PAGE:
It is easy to lose track of where your money goes every month, leaving you perplexed as to why you never seem to get ahead. Sometimes, the simple act of making a family budget will help you to get a clear idea of what you are spending, as well as aid in establishing goals.
First of all, you will need to determine exactly what funds you have available to work with every month. This can include salaries from all members of the household, as well as extra money that come in throughout the course of a year, such as bonuses, overtime, interest earned on investments, or even money your children receive for birthdays and Christmas. An overall family budget can be broken down even further to include individual members and what they may want to spend their disposable income on. If you can project exactly what that income will be and where it comes from, you will be more likely to watch where it disappears to as well.
After determining what your sources and amounts of income are, write down all your expenses that occur monthly. This will include rent or mortgage expenses, food, transportation, debts, education costs, utilities and more. Anything that is a recurring expense needs to be in writing. In addition, allot a certain amount of money in the monthly budget to put aside for recurring costs that happen every few months, such as clothing, school expenses, membership dues, property taxes and holiday spending. Add up those expenses separately and then divide them by 12, putting the funds aside on a monthly basis so they will be available when needed.
As you spend funds on necessary items, recurring commitments and debts, write down everything that you spend money on. This will also include anything you splurge on, such as going to the movies, out to dinner, a new piece of jewelry, sporting equipment or anything that comes up. The intent is not to discourage you from enjoying life, but rather to make you aware of what you do spend on, so that you can ascertain if it is in fact what you want to be doing. Sometimes, seeing it in writing will make you reconsider. For example, if you find that you are spending $200 a month, on average, dining out in restaurants, you may want to choose something else to spend that money on, such as a new piece of furniture or a pair of nice running shoes. You may find that you can actually afford more once your budget reveals excess financial waste in a particular area.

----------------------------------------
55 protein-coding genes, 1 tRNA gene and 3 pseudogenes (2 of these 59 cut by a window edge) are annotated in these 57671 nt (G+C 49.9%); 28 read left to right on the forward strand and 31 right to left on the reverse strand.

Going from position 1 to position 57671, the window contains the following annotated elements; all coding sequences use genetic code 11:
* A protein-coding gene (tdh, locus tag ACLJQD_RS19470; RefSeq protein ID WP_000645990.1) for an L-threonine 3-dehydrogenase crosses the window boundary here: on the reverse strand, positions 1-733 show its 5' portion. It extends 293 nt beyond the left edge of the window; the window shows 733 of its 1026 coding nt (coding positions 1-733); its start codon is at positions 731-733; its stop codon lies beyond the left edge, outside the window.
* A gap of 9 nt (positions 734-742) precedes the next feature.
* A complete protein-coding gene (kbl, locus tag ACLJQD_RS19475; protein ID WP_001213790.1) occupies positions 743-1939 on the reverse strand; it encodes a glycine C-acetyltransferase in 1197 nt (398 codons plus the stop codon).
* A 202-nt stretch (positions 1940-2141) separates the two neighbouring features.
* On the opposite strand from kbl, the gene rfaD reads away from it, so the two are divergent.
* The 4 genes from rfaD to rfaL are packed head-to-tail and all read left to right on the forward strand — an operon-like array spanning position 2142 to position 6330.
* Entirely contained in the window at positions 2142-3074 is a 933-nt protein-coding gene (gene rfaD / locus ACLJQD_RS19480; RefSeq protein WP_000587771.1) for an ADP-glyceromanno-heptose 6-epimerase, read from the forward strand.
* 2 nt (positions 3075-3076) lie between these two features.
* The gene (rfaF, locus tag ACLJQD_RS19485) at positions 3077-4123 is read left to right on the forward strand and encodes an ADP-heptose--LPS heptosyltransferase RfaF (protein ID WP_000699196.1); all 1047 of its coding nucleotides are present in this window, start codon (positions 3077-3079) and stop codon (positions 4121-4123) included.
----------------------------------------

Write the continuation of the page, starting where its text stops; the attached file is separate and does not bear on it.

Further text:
Make goals for where you want your finances to be, including savings accounts for future college expenses, retirement or vacations. If you have a secret desire to start your own business someday, or to add an extra room onto the house, here is where setting a goal can help you reach it. Look at your budget and make sure that your goals are realistic – then start working toward making it happen.
Once you get a realistic picture of what your expenses are and what goals you want to work toward, make a budget that fits the overall circumstances and then stick to it. It may seem restrictive at times, but it will create more freedom as you adjust to it and tweak it to fit your lifestyle.
Take some of the ideas here to get started on the pathway to financial stability and reap the rewards of careful planning. Take control of your life now with these easy steps.